A villain is the bad guy, the antagonist, the tyrant or the scoundrel in the story. We are taught to despise the villain. We loathed Darth Vader for chopping off his son's sandwich-grabber and choking dudes with his gloved hands. We booed Ric Flair (Woooooooooo! It's mandatory at the mention of his name) for using brass knucks that he stashed in his sweaty trunks thus cheating our heroes out of championship gold. Hans Gruber (RIP Alan Rickman) shot Mr. Takagi (no, not the wax on/wax off guy played by Pat Morita in 1984's Karate Kid) and took the entire thirtieth floor hostage on Christmas Eve. We didn't quite care for that chicanery. Nor did we like it when Voldemort tried to kill Harry Potter time after time, when the Joker screwed with Batman, Johnny Lawrence swept the leg of Daniel Larusso and Ivan Drago showed no remorse after bludgeoning Apollo Creed minutes after James Brown got his funk on in Vegas.
We also didn't like it when Steinbrenner's Yankees won, when Mike Tyson snacked on lobes of ear, when Al Davis' Raiders headhunted, when Ray Lewis danced, when Tom Brady got off scot-free and when Vontaze Burfict tried to "kill" our entire roster.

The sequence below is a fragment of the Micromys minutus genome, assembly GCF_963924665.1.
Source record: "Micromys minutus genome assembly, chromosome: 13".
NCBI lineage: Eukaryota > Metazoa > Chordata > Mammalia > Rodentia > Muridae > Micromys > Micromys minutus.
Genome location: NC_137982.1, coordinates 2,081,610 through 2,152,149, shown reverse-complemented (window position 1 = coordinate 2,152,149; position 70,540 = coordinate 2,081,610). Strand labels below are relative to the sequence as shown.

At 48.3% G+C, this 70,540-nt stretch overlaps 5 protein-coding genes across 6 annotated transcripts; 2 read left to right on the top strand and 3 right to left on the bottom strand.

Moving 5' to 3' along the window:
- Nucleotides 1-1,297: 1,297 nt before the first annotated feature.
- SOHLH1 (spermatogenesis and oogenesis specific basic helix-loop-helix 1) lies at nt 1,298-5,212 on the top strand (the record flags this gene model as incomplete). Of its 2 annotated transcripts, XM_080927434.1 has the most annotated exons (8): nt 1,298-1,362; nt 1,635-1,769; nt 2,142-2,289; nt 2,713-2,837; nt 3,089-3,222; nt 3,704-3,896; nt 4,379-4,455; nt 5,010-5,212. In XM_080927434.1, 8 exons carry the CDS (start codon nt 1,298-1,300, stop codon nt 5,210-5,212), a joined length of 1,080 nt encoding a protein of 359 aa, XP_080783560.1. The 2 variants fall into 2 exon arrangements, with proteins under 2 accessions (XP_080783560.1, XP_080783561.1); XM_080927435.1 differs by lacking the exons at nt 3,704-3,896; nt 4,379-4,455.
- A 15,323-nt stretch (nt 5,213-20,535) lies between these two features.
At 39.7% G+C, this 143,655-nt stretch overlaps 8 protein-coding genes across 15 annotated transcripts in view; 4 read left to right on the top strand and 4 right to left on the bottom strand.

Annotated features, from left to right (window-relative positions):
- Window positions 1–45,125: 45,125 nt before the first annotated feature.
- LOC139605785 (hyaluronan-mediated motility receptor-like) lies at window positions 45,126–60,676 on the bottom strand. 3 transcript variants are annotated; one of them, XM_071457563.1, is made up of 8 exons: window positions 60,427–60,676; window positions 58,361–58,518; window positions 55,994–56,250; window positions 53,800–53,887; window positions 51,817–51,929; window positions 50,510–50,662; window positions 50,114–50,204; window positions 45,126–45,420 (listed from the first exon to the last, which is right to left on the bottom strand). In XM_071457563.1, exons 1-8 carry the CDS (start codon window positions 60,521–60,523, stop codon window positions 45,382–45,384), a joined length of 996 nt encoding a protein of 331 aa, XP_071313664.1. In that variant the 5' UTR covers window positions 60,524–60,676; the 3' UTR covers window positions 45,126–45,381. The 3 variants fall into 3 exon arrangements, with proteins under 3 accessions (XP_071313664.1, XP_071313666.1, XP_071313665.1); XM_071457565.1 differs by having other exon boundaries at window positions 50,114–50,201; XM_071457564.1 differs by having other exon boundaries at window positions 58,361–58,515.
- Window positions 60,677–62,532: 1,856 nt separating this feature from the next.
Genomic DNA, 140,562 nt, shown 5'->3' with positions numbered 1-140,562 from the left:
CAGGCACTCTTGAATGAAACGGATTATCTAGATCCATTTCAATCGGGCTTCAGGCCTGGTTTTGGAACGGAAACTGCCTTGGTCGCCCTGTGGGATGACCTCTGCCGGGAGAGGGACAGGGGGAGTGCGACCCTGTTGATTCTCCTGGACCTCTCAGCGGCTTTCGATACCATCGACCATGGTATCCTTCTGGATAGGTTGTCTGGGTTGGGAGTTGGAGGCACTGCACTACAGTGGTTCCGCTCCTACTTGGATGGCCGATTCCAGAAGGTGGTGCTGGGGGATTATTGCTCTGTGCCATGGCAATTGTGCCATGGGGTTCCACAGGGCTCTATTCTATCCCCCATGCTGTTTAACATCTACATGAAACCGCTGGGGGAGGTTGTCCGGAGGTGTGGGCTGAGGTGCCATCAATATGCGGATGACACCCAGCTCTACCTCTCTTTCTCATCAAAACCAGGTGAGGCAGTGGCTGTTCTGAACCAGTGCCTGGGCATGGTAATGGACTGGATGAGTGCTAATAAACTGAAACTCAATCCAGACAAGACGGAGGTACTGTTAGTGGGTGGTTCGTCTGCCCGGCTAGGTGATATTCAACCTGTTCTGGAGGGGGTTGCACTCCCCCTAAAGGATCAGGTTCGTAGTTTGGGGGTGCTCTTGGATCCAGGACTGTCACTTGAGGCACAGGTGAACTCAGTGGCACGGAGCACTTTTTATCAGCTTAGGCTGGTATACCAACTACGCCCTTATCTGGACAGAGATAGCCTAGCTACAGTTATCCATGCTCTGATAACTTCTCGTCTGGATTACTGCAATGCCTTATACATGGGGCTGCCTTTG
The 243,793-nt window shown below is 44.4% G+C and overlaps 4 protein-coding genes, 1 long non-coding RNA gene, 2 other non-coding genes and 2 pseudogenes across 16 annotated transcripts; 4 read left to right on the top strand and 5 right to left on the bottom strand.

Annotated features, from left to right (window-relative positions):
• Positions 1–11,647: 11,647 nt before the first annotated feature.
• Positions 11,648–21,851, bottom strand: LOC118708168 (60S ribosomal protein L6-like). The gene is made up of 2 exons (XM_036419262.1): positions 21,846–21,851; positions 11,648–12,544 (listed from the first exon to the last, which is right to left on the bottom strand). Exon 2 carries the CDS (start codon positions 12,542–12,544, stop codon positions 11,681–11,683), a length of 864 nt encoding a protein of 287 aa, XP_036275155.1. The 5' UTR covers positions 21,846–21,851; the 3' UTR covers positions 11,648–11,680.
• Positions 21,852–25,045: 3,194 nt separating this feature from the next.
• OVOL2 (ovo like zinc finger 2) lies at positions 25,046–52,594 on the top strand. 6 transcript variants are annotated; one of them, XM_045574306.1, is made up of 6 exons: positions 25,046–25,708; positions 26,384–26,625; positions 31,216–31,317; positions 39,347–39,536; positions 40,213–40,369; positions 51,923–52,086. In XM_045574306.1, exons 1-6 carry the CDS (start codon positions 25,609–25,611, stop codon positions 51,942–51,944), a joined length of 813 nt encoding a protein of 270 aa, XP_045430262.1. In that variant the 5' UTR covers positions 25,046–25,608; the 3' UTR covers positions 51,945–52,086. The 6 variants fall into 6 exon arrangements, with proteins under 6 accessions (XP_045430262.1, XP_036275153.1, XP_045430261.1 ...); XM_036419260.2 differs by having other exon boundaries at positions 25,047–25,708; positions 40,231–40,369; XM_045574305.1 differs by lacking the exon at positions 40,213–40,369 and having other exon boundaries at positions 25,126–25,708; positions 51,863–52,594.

We are sports fans. The team we cheer for, buy the merchandise of and live-and-die by can do no wrong. "Not my kid".
But really, what are people outside of Steeler Nation seeing?
In Cincinnati, they see Mike Mitchell and Ryan Shazier as dirty hitmen with the sole intention of maiming their orange and black-clad choir boys. They also see Joey Porter as the only individual that did anything wrong last Saturday, while their players were innocent bystanders. They also believe that the officiating crew were paid off by Mike Tomlin and the Rooney family the previous two games. You don't believe me? It's all displayed prominently as insane rantings on their message boards.
In Baltimore, they are still belly-aching over Hines Ward leveling Ed Reed. In the Charm City, Hines is a cheap-shot artist. I attended the December 27th debacle in B-more and it was glaring that their fans hate us, much more than we could ever hate them.